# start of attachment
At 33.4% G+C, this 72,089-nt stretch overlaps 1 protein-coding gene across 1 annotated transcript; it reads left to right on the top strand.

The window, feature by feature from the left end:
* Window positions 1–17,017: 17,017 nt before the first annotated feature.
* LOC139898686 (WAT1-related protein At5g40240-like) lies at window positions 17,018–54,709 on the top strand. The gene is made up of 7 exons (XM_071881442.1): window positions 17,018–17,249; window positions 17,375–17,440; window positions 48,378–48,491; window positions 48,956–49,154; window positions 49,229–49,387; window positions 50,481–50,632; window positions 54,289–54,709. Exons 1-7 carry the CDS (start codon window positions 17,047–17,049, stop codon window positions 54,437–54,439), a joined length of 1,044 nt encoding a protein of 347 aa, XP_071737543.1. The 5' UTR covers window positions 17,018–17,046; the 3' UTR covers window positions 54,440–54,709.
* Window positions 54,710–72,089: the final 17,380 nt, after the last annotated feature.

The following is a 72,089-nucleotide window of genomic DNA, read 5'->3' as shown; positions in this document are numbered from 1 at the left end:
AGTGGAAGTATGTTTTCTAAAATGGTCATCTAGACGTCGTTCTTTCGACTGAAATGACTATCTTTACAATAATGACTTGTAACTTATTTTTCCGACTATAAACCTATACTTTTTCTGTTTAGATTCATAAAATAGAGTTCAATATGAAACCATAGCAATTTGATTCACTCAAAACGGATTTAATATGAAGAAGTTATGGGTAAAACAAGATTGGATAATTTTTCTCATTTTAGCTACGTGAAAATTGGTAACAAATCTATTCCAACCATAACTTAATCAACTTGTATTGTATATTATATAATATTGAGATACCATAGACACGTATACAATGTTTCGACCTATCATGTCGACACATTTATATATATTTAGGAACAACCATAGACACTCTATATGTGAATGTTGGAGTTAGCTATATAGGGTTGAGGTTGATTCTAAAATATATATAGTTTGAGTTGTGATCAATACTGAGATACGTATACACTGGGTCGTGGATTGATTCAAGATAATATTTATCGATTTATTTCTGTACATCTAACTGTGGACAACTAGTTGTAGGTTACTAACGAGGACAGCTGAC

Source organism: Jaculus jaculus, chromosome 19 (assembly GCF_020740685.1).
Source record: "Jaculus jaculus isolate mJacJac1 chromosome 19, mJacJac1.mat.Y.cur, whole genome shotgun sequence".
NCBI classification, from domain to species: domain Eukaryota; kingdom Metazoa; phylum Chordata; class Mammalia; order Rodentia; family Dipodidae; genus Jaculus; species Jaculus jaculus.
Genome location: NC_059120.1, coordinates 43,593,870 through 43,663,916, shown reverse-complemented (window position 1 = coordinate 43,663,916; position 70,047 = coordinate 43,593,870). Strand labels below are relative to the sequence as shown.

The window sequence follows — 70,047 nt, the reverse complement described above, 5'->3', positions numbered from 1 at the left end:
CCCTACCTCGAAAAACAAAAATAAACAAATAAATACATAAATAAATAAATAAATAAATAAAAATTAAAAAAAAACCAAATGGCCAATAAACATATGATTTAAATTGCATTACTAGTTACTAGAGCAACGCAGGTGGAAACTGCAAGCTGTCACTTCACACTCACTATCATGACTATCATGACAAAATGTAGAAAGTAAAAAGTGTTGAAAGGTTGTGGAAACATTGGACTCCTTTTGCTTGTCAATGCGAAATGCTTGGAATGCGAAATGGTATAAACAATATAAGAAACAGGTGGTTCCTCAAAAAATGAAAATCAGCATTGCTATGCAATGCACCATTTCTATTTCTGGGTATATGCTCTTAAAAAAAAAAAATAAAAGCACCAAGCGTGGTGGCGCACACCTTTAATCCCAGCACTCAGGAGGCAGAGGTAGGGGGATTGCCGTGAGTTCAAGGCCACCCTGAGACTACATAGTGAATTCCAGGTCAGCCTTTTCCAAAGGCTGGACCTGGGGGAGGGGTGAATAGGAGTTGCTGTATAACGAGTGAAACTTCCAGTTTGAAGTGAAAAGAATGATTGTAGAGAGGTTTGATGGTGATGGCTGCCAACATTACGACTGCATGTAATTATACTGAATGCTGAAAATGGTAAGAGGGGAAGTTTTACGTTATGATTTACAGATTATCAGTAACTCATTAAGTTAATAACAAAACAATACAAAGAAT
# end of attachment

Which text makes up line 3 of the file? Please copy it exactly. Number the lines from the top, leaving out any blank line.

* Window positions 1–17,017: 17,017 nt before the first annotated feature.